Europe

Russia pension: Protests over retirement age hikes

Opposition politician Sergei Mitrokhin was detained during a one-person protest against the plans in Moscow earlier this month Image copyright TASS via Getty Images
Image caption Opposition politician Sergei Mitrokhin was detained during a one-person protest against the plans in Moscow earlier this month

Protests are being held in about 30 Russian cities to express anger at proposals to raise the pension age.

The plan, announced the day the football World Cup began, would see the age raised gradually from 60 to 65 for men, and from 55 to 63 for women.

The government says the changes are needed to cope with a shrinking workforce having to provide for an increasing number of retirees.

But unions warn many people will not live long enough to claim a pension.

Russian men have a life expectancy of 66 while for women it is 77, the World Health Organization says.

An estimated 3,000 people turned out in the Siberian city of Omsk and there have been smaller protests elsewhere.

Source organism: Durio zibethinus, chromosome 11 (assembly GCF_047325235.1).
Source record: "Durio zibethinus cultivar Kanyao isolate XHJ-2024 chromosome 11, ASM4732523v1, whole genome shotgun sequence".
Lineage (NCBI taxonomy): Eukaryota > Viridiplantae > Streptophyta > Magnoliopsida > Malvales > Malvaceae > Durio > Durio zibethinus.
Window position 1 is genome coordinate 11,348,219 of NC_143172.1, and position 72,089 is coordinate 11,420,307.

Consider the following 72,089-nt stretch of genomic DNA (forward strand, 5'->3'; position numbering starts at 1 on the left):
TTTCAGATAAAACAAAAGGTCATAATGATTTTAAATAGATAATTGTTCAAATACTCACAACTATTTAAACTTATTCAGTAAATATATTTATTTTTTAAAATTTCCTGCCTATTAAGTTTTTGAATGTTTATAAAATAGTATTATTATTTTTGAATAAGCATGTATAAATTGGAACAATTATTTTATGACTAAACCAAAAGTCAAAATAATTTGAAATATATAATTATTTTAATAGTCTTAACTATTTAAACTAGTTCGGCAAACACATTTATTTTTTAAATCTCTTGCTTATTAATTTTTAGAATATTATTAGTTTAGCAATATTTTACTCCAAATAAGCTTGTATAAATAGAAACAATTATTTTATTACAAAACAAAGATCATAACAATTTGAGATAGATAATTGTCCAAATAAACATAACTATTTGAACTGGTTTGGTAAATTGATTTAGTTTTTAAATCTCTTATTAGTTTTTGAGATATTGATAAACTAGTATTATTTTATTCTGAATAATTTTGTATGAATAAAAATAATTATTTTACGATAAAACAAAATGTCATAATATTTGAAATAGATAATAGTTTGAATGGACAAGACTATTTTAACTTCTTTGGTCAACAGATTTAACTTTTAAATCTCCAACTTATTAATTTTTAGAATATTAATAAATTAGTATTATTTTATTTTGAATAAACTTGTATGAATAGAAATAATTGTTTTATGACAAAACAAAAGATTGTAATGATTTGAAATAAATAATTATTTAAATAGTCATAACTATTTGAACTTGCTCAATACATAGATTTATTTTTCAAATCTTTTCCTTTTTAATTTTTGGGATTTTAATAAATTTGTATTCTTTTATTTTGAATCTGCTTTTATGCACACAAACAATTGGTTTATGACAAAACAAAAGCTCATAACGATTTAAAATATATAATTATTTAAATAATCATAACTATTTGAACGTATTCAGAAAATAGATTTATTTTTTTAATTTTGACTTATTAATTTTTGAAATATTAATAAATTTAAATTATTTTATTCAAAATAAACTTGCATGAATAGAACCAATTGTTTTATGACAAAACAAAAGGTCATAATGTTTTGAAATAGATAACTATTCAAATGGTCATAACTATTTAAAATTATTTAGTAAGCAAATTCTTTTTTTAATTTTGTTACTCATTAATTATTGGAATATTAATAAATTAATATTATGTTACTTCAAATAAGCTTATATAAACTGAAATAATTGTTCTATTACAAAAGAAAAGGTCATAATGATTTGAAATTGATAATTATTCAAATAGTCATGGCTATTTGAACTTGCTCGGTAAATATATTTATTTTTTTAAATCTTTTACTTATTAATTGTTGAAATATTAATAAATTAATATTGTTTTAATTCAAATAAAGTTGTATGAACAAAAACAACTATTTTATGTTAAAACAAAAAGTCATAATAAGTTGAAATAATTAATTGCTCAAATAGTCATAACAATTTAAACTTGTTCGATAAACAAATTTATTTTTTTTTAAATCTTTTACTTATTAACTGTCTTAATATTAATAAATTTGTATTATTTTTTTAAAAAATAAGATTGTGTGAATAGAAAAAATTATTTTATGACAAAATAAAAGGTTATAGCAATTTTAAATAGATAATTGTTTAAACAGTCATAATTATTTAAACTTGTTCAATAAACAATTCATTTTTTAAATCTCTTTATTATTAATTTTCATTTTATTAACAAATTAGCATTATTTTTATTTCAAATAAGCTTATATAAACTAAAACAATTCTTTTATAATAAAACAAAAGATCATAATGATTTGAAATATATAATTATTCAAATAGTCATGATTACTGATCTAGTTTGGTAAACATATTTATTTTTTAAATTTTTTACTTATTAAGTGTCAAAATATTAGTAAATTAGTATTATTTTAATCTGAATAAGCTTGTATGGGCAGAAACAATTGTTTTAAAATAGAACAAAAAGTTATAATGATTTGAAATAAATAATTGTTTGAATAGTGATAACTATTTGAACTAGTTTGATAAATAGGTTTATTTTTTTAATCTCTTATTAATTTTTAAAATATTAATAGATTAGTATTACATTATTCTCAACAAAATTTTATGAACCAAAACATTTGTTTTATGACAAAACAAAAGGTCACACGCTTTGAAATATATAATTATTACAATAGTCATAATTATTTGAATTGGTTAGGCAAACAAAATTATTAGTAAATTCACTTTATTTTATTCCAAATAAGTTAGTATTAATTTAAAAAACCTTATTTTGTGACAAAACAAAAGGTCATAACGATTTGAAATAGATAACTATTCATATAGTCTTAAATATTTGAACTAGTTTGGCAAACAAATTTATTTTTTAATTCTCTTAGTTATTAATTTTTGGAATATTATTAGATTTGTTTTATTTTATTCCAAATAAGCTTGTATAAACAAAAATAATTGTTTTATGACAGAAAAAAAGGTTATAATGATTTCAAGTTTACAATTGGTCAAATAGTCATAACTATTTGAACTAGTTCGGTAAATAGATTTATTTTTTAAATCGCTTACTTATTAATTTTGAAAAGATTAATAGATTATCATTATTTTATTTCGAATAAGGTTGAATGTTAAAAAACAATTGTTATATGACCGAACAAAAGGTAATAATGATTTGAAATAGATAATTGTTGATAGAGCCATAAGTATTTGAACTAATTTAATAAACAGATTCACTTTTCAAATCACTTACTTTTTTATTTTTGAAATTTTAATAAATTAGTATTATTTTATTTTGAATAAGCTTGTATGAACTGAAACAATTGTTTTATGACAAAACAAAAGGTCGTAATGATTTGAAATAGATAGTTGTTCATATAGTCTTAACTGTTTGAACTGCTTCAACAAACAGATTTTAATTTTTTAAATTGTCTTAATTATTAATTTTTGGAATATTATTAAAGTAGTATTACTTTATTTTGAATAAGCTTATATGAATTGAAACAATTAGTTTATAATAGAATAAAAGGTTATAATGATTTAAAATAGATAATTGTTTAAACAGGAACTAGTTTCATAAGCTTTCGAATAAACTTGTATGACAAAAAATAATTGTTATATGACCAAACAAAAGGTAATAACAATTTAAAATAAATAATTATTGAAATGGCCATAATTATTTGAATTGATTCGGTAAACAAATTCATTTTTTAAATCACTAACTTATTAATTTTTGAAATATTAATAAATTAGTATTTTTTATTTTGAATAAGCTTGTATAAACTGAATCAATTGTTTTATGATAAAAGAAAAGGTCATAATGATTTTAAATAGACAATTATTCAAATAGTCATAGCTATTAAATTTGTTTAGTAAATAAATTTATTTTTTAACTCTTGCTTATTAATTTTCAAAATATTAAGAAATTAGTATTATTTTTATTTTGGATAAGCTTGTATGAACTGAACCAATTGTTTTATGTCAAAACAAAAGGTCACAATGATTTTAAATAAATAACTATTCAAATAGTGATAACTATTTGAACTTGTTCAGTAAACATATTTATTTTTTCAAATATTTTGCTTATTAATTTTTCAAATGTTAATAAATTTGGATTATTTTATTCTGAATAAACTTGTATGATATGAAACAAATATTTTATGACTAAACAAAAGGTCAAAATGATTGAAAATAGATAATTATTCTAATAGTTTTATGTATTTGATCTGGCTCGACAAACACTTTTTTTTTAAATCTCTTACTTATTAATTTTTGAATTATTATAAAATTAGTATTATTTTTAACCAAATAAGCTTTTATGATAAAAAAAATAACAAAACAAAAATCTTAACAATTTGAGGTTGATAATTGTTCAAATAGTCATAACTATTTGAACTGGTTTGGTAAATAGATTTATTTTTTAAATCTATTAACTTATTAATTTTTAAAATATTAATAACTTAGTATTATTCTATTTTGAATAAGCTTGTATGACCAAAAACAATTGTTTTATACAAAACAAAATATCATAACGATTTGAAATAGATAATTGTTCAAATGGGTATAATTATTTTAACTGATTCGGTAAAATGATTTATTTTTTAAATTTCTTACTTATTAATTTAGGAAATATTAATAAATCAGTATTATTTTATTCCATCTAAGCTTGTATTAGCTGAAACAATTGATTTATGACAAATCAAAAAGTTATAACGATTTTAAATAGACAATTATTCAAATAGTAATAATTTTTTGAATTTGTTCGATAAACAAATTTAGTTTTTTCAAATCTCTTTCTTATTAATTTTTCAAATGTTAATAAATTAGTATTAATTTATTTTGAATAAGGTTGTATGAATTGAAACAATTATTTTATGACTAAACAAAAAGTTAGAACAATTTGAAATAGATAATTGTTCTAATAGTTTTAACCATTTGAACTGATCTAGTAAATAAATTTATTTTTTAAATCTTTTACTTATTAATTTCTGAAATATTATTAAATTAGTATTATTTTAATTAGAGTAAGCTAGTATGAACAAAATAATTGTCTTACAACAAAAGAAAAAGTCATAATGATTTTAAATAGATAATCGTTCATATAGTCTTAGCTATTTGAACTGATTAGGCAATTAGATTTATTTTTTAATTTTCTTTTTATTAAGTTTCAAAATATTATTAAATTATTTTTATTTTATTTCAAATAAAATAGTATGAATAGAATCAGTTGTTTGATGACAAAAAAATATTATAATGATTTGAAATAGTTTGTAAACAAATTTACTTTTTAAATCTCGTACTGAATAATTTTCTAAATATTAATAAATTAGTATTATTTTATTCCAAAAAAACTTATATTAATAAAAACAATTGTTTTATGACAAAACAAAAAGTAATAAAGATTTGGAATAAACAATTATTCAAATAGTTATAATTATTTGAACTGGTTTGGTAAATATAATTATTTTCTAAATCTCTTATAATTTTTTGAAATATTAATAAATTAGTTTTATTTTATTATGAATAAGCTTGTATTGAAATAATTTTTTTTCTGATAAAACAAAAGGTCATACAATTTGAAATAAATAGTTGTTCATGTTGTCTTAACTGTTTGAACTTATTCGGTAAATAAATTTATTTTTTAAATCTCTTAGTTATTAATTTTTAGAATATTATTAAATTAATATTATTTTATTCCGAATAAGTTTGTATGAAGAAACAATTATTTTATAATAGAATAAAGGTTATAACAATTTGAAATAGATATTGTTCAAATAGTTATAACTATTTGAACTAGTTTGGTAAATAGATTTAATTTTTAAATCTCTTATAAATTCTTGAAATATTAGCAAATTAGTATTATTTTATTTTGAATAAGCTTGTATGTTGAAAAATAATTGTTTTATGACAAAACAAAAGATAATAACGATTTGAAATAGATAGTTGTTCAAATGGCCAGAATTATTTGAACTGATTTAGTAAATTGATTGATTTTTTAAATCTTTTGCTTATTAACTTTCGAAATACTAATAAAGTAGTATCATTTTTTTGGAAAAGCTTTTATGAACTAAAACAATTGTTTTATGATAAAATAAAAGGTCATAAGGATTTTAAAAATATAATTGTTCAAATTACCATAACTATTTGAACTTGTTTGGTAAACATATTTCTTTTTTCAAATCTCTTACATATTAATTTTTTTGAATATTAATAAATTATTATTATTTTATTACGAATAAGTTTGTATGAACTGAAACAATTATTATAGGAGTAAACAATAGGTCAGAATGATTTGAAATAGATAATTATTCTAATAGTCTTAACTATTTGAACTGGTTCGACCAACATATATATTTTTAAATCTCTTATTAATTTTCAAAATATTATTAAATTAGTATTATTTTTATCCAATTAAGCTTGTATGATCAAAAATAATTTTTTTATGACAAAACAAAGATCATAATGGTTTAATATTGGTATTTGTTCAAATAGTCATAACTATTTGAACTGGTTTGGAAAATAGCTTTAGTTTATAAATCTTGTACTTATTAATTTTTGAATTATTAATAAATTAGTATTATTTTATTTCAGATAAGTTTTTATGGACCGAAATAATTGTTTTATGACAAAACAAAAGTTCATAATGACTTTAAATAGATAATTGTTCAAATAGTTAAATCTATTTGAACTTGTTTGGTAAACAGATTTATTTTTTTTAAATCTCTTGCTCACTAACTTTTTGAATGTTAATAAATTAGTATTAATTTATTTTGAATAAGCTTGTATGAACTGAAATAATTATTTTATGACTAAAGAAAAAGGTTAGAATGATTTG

They included supporters of leading opposition figure Alexei Navalny but also trade unionists, Communists and nationalists.

Writing on Instagram, Mr Navalny said the pension age hike was a "true crime".

"It is common robbery of tens of millions of people under the guise of 'much-needed reform'," he said.

He and others posted pictures of some of the rallies on Twitter.

Some of the slogans on show included "Pay and die", "Stop rummaging in our pockets", "I won't live that long", "I want to live to get a decent pension, not survive until I get my coffin" and "pensions are for the living not the dead".

Protests were however banned from taking place in any of the World Cup host cities.

One poll has indicated that 80% of Russians oppose the plans and Moskovski Komsomolets, a popular Moscow newspaper, has described them as the "most dangerous and risky reform of President [Vladimir] Putin's 20-year rule".

According to the VTsIOM state pollster, the Kremlin leader's approval ratings fell by 14 percentage points from 78% when the measure was announced to 64% in just under two weeks.